Granted, the Caps looked like a well-oiled machine Tuesday night against the Hurricanes. Excellent job, to be sure; and plaudits up and down the roster for a job well done. But that’s just one game. And several of the players on this team were there for Game 7 against the Rangers last spring, a winner-take-all game in which they arguably got out-everythinged. So, what team is this? Is it the no-nonsense bunch that surgically shut down the Hurricanes Tuesday night? Or is it the gang that couldn’t shoot straight on Broadway when the stakes were win or go home?

So that’s what I’m waiting to see. I want to make sure these two most recent romps are the new normal for this Capitals team, and not merely an oasis of satisfaction in a heartbreaking desert of a losing season.

The rest of the season begins Wednesday night, in Philadelphia, on the national stage. How the Capitals perform under this coast to coast microscope may ultimately define where the rest of their season goes from here.

I hope to see more of what I saw on Tuesday, but given the history of some of the men on the roster, “wait and see” is the best I can manage at this time. I do not expect any certain outcome, but paradoxically, I do expect that I will not be surprised regardless of what happens.

I want to wish the Capitals all the best in Philadelphia. It’s a tough place to play, and the stakes are higher than they should be at this point in the season. If any team can rise to the challenge, it’s these Capitals. However–and there I go with that word again–if any team can royally disappoint, it’s these same Capitals.

We’ll find out which Capitals team this really is when the puck drops at 7:30 Wednesday night.

CAPITAL SPIRIT
NONCOMMITTAL

From Panic to Grave Concern February 14, 2013

Posted by CapitalSpirit in Uncategorized.
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And yes, I do mean that as an upgrade.

The Caps are on a modest 2-game streak, and are heading into Thursday night’s bout with the Bolts with a bit of momentum on their side.  The Caps just came out on the good end of an overtime game Tuesday night; the Lightning, by contrast, are on a 5-game winless streak, most recently finding themselves on the wrong end of a 4-3 shootout loss to the Habs.  The Caps are heading in the right direction; the Lightning are getting close to two weeks without a win.

Yes, I know it’s a division game; yes, I know anything can happen; yes, I know this is pretty much the same club that clobbered us on Opening Night.

But the Caps are starting to look like they’re figuring out everything they didn’t get a preseason to learn.  Saturday night’s romp at Verizon Center was a welcome relief, to be sure.  But Tuesday night’s win may have been more important, because the Caps finally figured out how to throw the kitchen sink late in a game and actually score a hit.  Down by a couple with time getting short, they fought back, and skated out with two points.  Any win is a good win at this point, and a character win on top of two points is most welcome indeed.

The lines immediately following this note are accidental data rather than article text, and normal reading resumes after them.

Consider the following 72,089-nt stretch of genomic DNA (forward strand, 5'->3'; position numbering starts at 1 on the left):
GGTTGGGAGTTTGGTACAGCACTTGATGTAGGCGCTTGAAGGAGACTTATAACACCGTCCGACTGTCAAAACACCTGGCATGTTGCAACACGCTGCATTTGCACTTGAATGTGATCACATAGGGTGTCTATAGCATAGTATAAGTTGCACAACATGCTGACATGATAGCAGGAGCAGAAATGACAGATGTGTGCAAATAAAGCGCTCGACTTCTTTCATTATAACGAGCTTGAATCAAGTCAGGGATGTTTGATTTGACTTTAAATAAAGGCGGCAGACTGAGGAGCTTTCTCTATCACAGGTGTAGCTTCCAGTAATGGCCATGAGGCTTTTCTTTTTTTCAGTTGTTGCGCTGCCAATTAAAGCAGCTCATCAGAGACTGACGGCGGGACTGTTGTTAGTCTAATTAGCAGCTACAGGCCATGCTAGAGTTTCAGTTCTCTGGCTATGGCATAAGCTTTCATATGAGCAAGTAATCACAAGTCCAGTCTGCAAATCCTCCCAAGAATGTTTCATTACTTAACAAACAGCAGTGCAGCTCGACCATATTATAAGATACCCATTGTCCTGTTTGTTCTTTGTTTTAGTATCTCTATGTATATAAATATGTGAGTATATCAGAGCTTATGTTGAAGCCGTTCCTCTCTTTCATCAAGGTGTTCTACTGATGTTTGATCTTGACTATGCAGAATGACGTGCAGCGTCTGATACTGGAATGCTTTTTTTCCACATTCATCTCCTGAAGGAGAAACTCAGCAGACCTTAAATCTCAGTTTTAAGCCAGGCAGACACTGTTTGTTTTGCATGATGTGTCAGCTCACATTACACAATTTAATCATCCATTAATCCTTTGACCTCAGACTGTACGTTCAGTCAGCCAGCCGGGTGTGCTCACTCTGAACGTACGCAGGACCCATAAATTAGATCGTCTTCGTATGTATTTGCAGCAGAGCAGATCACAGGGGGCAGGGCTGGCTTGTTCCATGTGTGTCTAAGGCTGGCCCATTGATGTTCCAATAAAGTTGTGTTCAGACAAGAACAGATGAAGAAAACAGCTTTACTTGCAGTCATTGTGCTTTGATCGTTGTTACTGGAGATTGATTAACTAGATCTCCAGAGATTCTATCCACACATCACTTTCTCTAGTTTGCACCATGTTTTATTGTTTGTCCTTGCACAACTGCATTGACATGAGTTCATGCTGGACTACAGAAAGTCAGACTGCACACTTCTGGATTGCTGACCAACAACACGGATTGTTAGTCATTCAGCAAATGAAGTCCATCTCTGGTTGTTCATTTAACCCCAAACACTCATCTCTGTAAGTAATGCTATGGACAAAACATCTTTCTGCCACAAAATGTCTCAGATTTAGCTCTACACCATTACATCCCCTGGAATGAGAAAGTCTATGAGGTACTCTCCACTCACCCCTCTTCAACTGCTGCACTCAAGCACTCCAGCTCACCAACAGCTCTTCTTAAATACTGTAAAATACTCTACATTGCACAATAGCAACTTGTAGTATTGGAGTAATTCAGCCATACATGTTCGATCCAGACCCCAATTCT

But the Caps aren’t out of the woods yet.  They are still in last place:  not tied for last place; last place outright, due to tie breaks.  They can’t stop at a 2-game streak:  it needs to become a sustained run of wins.  4-5-1 in the L10 column is still losing hockey, and they need to get working on turning that 4 into a 5, 6, 7, or better.  They simply HAVE to claw their way out of the cellar.

It’s more than just the ignominy of being in last place.  That’s bad enough.  But when you look at it from the playoff math side of it, last place is the last place you want to be, especially this season.  If you have one team ahead of you, and another one safely behind you, and the lower seed beats the higher seed, you have a chance to make up a lot of ground on the higher seed.  But when EVERYONE is ahead of you, you can lose ground no matter who wins any particular game.  If the higher seed wins, they’re that much closer to getting out of your reach for good; if the lower seed wins, you now have to make up ground on them, too.  And with no inter-conference help possible this year, every single game matters.  The short version:  upsets won’t help unless the Caps are out in front of the team that’s doing the upset.

So they’ve GOT to win, win several games, and do it now.  I know I sound like a broken record on that point, but if they’ve really figured out how to claw their way back from a bad night (a la Tuesday night), and they also know how to win going away (remember Saturday?), then all the ingredients should be there for a charge up the standings.  I don’t want to say it’s must-win at this point, but we’re definitely closing in on put-up-or-shut-up time.

The Caps have done well in their last two; but they need many, many more wins if they’re going to have a shot at the playoffs.

Now, if you look at the standings, you’ll see the Caps a scant 6 points out of the division lead.  That’s not impossible; but it’s also not as easy as it would be under an 82-game schedule, especially with no help possible from the West.  I don’t want to say that one more bad skid means you can stick a fork in the season.  I DO want to say that the Caps have got to win.  A lot.  And now.

They’ve shown they can do it in their last two outings, and now it’s time to prove those weren’t flukes.  A win Thursday night in Tampa might get them an upgrade to Very Concerned.

Hey, you have to start somewhere.  Good luck, gentlemen.

CAPITAL SPIRIT
OUR CHARGE CONTINUES AGAINST THE BOLTS